Forbes had many admirers in the business community, especially James Davis, the managing partner of the powerful law firm Squires, Sanders & Dempsey. It was Davis who put the full weight of the firm behind Forbes when he was indicted on eleven counts for accepting a kickback from a traveling carnival. Davis rallied the business community to support Forbes, who was ultimately found innocent.

Davis acted as a mentor to the council president, instructing him in the ways of business, pointing out that government does not create jobs, but creates an environment where business can thrive and create jobs.

Something that was clearly not thriving as the decade opened was the Cleveland Press, the afternoon newspaper that had meant so much to the city for most of the century, at times acting as its very soul.   Time and circumstance had slowly sapped the strength from the paper. Television and an expanding highway system that lead from the city was destroying the newspaper. The six o’clock television news made the afternoon edition stale in content and the ever-broadening suburbs made timely delivery harder, limiting the newspaper’s reach to an ever-diminishing audience.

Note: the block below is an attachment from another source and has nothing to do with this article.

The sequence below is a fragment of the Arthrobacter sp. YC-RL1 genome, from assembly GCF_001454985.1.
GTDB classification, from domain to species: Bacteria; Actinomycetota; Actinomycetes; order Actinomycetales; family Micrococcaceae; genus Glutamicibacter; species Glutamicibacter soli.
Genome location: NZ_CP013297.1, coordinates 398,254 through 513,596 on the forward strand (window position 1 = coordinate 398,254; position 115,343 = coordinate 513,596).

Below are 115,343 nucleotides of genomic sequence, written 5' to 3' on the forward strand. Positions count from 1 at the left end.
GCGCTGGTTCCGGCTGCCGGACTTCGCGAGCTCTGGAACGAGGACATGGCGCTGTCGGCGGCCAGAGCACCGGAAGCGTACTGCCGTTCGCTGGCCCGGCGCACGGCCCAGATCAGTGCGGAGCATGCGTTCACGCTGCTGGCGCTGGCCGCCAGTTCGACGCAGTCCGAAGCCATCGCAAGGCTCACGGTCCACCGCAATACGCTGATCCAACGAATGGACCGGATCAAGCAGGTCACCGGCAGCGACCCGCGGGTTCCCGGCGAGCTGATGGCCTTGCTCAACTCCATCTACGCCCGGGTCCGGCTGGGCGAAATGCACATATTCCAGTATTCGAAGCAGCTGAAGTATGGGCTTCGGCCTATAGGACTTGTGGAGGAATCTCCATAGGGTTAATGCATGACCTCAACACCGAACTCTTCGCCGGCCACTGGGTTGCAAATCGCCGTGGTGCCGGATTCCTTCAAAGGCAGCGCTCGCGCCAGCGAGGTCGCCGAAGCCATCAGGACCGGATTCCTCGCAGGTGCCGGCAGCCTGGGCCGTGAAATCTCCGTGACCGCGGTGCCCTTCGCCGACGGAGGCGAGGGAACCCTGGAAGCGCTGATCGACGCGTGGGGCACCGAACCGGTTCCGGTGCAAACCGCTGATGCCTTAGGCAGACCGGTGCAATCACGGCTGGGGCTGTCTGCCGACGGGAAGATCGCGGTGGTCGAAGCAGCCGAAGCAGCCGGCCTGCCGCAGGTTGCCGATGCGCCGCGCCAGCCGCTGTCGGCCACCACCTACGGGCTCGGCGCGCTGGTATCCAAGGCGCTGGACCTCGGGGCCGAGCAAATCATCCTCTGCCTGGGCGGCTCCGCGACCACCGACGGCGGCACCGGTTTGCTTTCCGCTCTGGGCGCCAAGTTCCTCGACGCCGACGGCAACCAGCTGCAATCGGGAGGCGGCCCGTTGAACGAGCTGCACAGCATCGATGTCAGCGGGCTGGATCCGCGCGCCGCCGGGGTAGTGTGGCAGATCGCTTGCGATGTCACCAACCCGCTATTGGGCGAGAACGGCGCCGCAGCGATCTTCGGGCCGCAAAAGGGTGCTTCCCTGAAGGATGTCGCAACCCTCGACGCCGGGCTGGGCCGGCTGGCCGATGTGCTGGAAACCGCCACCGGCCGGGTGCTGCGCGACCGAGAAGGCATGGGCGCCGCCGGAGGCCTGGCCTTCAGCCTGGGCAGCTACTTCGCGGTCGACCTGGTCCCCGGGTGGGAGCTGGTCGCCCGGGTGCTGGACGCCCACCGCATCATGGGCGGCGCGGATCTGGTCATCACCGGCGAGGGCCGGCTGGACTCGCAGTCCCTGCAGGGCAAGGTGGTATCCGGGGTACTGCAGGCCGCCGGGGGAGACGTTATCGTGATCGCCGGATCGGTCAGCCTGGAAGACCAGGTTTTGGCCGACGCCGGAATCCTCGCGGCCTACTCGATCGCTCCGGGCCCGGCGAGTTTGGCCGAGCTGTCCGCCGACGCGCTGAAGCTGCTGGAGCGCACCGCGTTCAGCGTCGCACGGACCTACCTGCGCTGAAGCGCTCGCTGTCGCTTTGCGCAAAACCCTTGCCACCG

The history of The Press reached back 103 years and it was the flagship of the Scripps-Howard media empire. For 38 of those years The Press had been guided by Louis B. Seltzer, a self-educated man of such drive and vision that his will virtually dominated the city’s life in every way. There was no single person more powerful in the last century in Cleveland.

Seltzer understood the ethnic mix of Cleveland and promoted it through the newspaper. The process built reader confidence to such an extent that its endorsement, or lack thereof, could make or break a politician, project or position.

Regardless of his achievements, Seltzer had his flaws. The coverage of the 1954 Sheppard murder case would be judged by the U.S. Supreme Court as prejudicial to the defendant Sam Sheppard, who would ultimately be acquitted of the murder. Seltzer’s dominance over city hall was so complete that it had weakened the two-party system in a way that would affect politics for years.